Producer Tonie Van Der Merwe has been awarded with the Simon Sabela award for “outstanding achievement and excellence within the South African film industry”. During the Apartheid, he opened the doors of the film industry to a whole generation of black ac

The last edition of Durban International Film Festival honoured South African filmmaker Tonie van der Merwe with the Simon Sabela Award for outstanding achievement and excellence within the South African Film industry, inserting him among the four “heroes and legends”.

Awarded for the first time, van der Merwe is considered one of the fathers of the Blaxploitation genre, with over 400 movies in his career. “Without being racist, I thought a white guy won’t easily win a prize, but I was wrong, I thought anything before the 1990s is not easily recognized by the present government. We didn’t exist. We didn’t do anything”, he remarked receiving the prize.

Perhaps the rehabilitation of van der Merwe and his oeuvre is the sign that the time is ripe to start considering South Africa artistic production separately from its political framework. “We’re beginning to have sufficient distance from that old black-versus-white grand narrative to re-examine old documents like these films,” said Keyan Tomaselli, critic of the apartheid government’s cultural policies, also named a “hero and legend”. Who added “Not in my wildest dreams did I think I would ever share a stage with him. Whether or not he was a supporter of apartheid, that’s the way we saw him.”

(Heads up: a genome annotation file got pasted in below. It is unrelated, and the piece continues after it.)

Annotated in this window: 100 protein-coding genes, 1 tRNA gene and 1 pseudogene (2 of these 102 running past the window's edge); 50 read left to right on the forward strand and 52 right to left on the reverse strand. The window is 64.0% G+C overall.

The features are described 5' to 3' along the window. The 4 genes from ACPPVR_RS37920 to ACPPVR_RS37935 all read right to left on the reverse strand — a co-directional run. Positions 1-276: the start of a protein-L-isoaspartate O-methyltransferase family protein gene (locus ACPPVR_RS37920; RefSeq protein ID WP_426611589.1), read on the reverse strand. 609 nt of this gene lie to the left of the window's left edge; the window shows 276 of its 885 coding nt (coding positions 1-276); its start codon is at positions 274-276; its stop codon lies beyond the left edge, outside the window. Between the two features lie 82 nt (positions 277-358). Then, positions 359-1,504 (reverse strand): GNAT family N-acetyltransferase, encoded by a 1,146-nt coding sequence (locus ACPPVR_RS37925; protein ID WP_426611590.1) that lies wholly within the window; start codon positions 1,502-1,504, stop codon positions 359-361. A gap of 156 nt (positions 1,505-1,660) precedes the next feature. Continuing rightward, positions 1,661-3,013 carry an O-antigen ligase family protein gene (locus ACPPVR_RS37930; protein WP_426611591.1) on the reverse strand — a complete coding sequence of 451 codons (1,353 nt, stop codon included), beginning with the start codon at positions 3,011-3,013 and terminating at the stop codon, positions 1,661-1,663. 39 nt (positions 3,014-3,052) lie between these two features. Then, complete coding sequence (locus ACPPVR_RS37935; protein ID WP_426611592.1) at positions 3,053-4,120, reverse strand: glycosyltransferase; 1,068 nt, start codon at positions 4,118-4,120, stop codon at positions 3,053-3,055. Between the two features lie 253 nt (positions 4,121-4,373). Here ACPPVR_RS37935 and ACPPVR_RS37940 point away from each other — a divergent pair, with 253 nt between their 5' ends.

Mr. van der Merwe figure is in fact somewhat ambiguous as he was operating within the apartheid policies.It is thanks to him that the so-called B-scheme, a subsidy for black films, came about, giving birth to 1,600 movies promoting apartheid values.

Though unlike other B-scheme filmmakers, who explicitly advanced government messages, van der Merwe’s scripts were less coloured.

His first feature Joe Bullet (1972), South Africa’s first film with an all-black cast, was in fact banned after only two showings for showing black men driving sports cars, using firearms and dressing smartly, all things forbidden by the apartheid policies.

Van der Merwe was simply not interested in politics, he just wanted to make movies, and spotted in the yet unexplored market of films for black audiences a business opportunity. At the age of 30 he left the constructions field to shoot movies using his own money, his own car, tractors and airplane as production props, and tour them in the country: 14 flatbed trucks loaded with two projectors apiece would bring his movies to the most rural areas. “Most of these places didn’t have electricity, let alone a cinema,” says Van der Merwe.

His movies stretched the confines of apartheid, as star Innocent Gumede, aka Popo Gumede, remarked. They not only opened the doors of film industry to a whole generation of black actors and technicians, but they finally portrayed the lives of blacks, created black heroes and brought rare entertainment to blak townships.

After the subsidy was abolished in 1989, Tonie van der Merwe entered the hotel industry. Until the recent and fortunate meeting with Benjamin Cowley, chief executive of Gravel Road Entertainment, a Cape Town movie production company, who set up Retro Afrika Bioscope to restore the B-scheme movies, and who offered van der Merwe the opportunity to shoot his first new movie after 25 years.

April 23, 2015
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